Presentation on theme: "The Adventure Experience Paradigm From the Work of Peter Martin Updated 7/3/2012 by Martin Eriksson Access – Curric Drive – Administration – Curriculum."— Presentation transcript:
The Adventure Experience Paradigm From the Work of Peter Martin Updated 7/3/2012 by Martin Eriksson Access – Curric Drive – Administration – Curriculum – VCE – Unit 1
Two Main Elements Competence of the individual Degree of Difficulty
Five Stages This model considers five stages of adventure –Exploration & Experimentation –Adventure –Peak Adventure –Misadventure –Devastation & Disaster
Exploration & Experimentation Where the task is easy. The individual may find time to pause or experiment with the task. Eg. Todd abseiling, is comfortable with the task, able to relax and have a photo taken etc.
Adventure An experience where the individual is placing themselves at risk and when the outcome is uncertain. A climber’s attention becomes more focussed on climbing, they become more aware of whether or not they can climb the route or not.
Peak Adventure The difficulty of the task is equal to that of the competence of the individual creating optimal arousal, resulting in maximal performance. Described by Csikzentmihalyi (1975) as a flow experience where “action and awareness merge” and there exists a “loss of ego….loss of self-consciousness …” Martin states “Research into what motivates people to undertake risk laden adventurous activities indicates that a search for the intensity of emotion and involvement, the characteristics of peak adventure are prime motivators for participation.”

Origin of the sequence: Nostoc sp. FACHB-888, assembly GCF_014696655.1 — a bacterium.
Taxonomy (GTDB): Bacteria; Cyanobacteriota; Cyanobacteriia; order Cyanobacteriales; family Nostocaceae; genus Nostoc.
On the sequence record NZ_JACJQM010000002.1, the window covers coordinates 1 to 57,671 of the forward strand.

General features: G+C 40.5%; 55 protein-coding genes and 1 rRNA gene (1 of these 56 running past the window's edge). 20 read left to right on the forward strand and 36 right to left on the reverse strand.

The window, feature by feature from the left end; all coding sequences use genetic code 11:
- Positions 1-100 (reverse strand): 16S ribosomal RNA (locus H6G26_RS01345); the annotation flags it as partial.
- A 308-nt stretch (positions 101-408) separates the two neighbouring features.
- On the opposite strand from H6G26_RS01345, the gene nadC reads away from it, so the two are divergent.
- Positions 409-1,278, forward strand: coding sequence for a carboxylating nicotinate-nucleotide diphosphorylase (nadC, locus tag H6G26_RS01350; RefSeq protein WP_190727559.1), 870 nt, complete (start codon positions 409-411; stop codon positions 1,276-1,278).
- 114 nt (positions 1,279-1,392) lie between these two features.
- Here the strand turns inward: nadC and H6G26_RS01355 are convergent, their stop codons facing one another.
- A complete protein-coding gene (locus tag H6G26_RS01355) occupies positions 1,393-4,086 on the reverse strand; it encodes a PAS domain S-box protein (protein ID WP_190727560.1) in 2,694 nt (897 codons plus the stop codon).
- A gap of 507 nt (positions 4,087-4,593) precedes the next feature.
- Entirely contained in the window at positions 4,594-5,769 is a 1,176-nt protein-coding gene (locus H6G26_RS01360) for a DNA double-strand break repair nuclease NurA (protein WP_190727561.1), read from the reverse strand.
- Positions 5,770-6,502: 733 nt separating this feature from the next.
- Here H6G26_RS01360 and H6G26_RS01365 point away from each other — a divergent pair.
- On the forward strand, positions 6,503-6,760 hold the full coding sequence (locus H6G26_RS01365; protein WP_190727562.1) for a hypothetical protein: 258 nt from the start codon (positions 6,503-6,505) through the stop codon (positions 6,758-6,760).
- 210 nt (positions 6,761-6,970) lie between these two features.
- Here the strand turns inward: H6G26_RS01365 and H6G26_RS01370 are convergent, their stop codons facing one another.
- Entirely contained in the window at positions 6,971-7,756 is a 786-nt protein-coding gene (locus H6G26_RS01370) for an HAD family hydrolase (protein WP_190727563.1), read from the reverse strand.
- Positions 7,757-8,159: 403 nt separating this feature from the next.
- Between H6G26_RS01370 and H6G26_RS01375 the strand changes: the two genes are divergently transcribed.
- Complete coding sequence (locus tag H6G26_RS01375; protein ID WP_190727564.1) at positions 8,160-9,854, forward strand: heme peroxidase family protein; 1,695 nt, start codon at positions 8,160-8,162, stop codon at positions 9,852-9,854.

Peak Adventure DIFFICULTYDIFFICULTY COMPETENCE ADVENTURE PEAK ADVENTURE MISADVENTURE The likelihood of achieving peak adventure is less as it is often difficult to evenly match personal competence with the difficulty of the task.
Misadventure Mortlock (1984) reckons it to be a state of mind where the immediate reactions are negative rather than positive. The challenge becomes too difficult for the individual. It may also be social, emotional, physical, or financial.
Perceived Difficulty What a person thinks or understands the difficulty to be. An inexperienced person may in fact understand the risks to be small when in fact they are unaware of some of the true dangers. They may under or over estimate the difficulty of the task because they haven’t been in a similar situation before.
Perceived Competence What a person thinks or understands their competence to be. An inexperienced person may under or over estimate their competence because they haven’t performed in a wide variety of situations. Perceived Competence
Perceived v’s Real An inexperience canoeist perceives the difficulty of a slow flowing river to be adequate to her competence. In fact she has underestimated her competence and overestimated the difficulty of the task, resulting in exploration and experimentation.
Perceived v’s Real DIFFICULTYDIFFICULTY COMPETENCE MISADVENTURE PEAK ADVENTURE ADVENTURE EXPLORATION & EXPERIMENTATION DEVASTATION & DISASTER REAL PERCIEVED
A beginning skier perceives the difficulty of a blue run to be adequate to his competence as he is generally good at sports and the authorities usually overestimate the runs. In fact he has overestimated his competence as he has never really tried any sport slightly similar to skiing. He has also underestimated the difficulty of the task, resulting him careering out of control into a tree (misadventure). Perceived v’s Real
DIFFICULTYDIFFICULTY COMPETENCE MISADVENTURE PEAK ADVENTURE ADVENTURE EXPLORATION & EXPERIMENTATION DEVASTATION & DISASTER REAL PERCIEVED Perceived v’s Real